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'White Helmets' Rescuers Say Oscar Win Shows People Care About Syrians Under Fire


Khaled Khatib, a Syrian cinematographer on the Oscar-winning documentary 'White Helmets' speaks during an interview with Reuters TV in central Istanbul, Turkey, Feb. 27, 2017.

The Oscar awarded to a documentary about the daily lives of volunteers of a Syrian search and rescue group called the "White Helmets" shows people care about its mission to help civilians caught in Syria's civil war, the group said on Monday.

The White Helmets operate a rescue service in rebel-held parts of Syria, which have been subjected to fierce bombardment by the government and Russia's air force during the country's civil war that has leveled whole city districts.

Syria's government under President Bashar al-Assad has accused the group of being a front for al Qaeda and of faking footage of the aftermath of air strikes for propaganda purposes, charges the White Helmets deny.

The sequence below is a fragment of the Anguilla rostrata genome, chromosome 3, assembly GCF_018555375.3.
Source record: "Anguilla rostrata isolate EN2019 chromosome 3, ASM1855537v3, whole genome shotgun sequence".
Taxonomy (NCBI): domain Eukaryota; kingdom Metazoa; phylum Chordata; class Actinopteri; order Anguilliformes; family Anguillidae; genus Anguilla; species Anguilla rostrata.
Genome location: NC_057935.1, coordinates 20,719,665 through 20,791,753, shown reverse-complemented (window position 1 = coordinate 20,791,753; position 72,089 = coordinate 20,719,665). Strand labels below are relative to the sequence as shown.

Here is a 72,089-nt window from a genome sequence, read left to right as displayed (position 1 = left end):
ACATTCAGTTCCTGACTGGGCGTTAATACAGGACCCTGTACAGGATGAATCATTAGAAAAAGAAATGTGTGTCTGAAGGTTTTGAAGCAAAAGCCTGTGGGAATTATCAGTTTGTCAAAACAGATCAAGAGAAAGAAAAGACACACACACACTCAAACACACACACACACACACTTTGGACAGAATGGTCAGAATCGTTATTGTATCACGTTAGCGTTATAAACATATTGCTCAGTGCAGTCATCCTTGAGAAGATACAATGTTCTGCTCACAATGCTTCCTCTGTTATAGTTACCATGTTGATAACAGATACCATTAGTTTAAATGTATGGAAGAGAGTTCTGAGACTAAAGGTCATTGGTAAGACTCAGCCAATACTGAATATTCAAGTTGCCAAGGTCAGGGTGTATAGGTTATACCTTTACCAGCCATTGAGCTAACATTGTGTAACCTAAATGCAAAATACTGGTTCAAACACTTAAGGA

"I am absolutely delighted that we won an Oscar — it show us that people care about us and the people we serve," said Khaled Khatib, a volunteer and cinematographer on the film, which won an Oscar for best short documentary at Sunday's award ceremony.

"We are honored that 'The White Helmets' film has received an Oscar," Raed Saleh, head of the Syria Civil Defense, said in a statement posted on Twitter early on Monday. "But we are not happy to do what we do. We abhor the reality we live in," he added.

The 40-minute Netflix film, directed by British documentary-maker Orlando von Einsiedel, follows volunteers as they conduct search and rescue operations in Aleppo and undergo training in Turkey.

But members of the "White Helmets" could not attend the awards ceremony in Los Angeles because of passport issues and air strikes in Syria, the group said in a statement.

Both Saleh and Khatib were given visas by the United States for the Oscars ceremony in Los Angeles.

However, in a statement early on Sunday, the White Helmets said Saleh would not be able to leave his work because of the high intensity of air strikes while Khatib could not attend because Syria's government had cancelled his passport.

"We hope this film and the attention helps move the world to stop the bloodshed in Syria," Saleh said.

The nearly six-year-long conflict in Syria has killed at least 300,000 people and displaced millions, according to groups that monitor the war.

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